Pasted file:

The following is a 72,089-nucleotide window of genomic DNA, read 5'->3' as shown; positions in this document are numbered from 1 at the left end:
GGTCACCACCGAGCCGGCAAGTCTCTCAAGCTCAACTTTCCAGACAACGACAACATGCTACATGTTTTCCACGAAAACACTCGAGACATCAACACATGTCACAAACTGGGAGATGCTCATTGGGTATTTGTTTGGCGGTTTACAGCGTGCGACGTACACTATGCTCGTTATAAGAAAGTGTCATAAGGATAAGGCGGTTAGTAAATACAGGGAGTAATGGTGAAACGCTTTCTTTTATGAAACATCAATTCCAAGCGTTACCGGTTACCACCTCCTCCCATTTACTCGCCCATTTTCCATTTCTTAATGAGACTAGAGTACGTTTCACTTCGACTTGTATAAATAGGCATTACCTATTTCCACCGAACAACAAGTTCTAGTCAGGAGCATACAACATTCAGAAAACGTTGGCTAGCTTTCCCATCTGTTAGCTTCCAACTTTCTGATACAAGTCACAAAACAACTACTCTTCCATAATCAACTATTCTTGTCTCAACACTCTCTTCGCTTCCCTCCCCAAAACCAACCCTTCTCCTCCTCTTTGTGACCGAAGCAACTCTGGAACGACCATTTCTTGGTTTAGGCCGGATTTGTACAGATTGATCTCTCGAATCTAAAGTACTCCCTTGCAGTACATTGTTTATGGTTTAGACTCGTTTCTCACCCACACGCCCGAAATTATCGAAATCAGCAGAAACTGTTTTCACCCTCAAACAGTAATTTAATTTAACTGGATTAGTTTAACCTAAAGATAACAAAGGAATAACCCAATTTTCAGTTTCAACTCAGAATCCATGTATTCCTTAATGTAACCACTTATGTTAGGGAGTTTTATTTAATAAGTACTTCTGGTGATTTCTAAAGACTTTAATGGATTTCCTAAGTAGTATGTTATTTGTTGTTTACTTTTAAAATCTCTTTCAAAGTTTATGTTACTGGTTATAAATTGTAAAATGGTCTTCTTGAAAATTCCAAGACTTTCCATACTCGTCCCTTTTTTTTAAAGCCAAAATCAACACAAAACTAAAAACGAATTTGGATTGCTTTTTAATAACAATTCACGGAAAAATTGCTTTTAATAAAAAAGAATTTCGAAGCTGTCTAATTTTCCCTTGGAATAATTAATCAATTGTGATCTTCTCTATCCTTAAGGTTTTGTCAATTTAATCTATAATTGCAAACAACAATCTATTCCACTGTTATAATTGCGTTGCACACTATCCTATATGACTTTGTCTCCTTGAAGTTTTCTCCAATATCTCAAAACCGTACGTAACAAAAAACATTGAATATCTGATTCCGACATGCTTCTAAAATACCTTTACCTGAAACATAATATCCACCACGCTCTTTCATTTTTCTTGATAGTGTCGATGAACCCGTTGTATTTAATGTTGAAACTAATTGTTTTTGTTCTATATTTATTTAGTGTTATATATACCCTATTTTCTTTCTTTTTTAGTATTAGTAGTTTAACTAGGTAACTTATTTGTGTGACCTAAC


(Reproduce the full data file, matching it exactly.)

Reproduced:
The following is a 72,089-nucleotide window of genomic DNA, read 5'->3' as shown; positions in this document are numbered from 1 at the left end:
GGTCACCACCGAGCCGGCAAGTCTCTCAAGCTCAACTTTCCAGACAACGACAACATGCTACATGTTTTCCACGAAAACACTCGAGACATCAACACATGTCACAAACTGGGAGATGCTCATTGGGTATTTGTTTGGCGGTTTACAGCGTGCGACGTACACTATGCTCGTTATAAGAAAGTGTCATAAGGATAAGGCGGTTAGTAAATACAGGGAGTAATGGTGAAACGCTTTCTTTTATGAAACATCAATTCCAAGCGTTACCGGTTACCACCTCCTCCCATTTACTCGCCCATTTTCCATTTCTTAATGAGACTAGAGTACGTTTCACTTCGACTTGTATAAATAGGCATTACCTATTTCCACCGAACAACAAGTTCTAGTCAGGAGCATACAACATTCAGAAAACGTTGGCTAGCTTTCCCATCTGTTAGCTTCCAACTTTCTGATACAAGTCACAAAACAACTACTCTTCCATAATCAACTATTCTTGTCTCAACACTCTCTTCGCTTCCCTCCCCAAAACCAACCCTTCTCCTCCTCTTTGTGACCGAAGCAACTCTGGAACGACCATTTCTTGGTTTAGGCCGGATTTGTACAGATTGATCTCTCGAATCTAAAGTACTCCCTTGCAGTACATTGTTTATGGTTTAGACTCGTTTCTCACCCACACGCCCGAAATTATCGAAATCAGCAGAAACTGTTTTCACCCTCAAACAGTAATTTAATTTAACTGGATTAGTTTAACCTAAAGATAACAAAGGAATAACCCAATTTTCAGTTTCAACTCAGAATCCATGTATTCCTTAATGTAACCACTTATGTTAGGGAGTTTTATTTAATAAGTACTTCTGGTGATTTCTAAAGACTTTAATGGATTTCCTAAGTAGTATGTTATTTGTTGTTTACTTTTAAAATCTCTTTCAAAGTTTATGTTACTGGTTATAAATTGTAAAATGGTCTTCTTGAAAATTCCAAGACTTTCCATACTCGTCCCTTTTTTTTAAAGCCAAAATCAACACAAAACTAAAAACGAATTTGGATTGCTTTTTAATAACAATTCACGGAAAAATTGCTTTTAATAAAAAAGAATTTCGAAGCTGTCTAATTTTCCCTTGGAATAATTAATCAATTGTGATCTTCTCTATCCTTAAGGTTTTGTCAATTTAATCTATAATTGCAAACAACAATCTATTCCACTGTTATAATTGCGTTGCACACTATCCTATATGACTTTGTCTCCTTGAAGTTTTCTCCAATATCTCAAAACCGTACGTAACAAAAAACATTGAATATCTGATTCCGACATGCTTCTAAAATACCTTTACCTGAAACATAATATCCACCACGCTCTTTCATTTTTCTTGATAGTGTCGATGAACCCGTTGTATTTAATGTTGAAACTAATTGTTTTTGTTCTATATTTATTTAGTGTTATATATACCCTATTTTCTTTCTTTTTTAGTATTAGTAGTTTAACTAGGTAACTTATTTGTGTGACCTAAC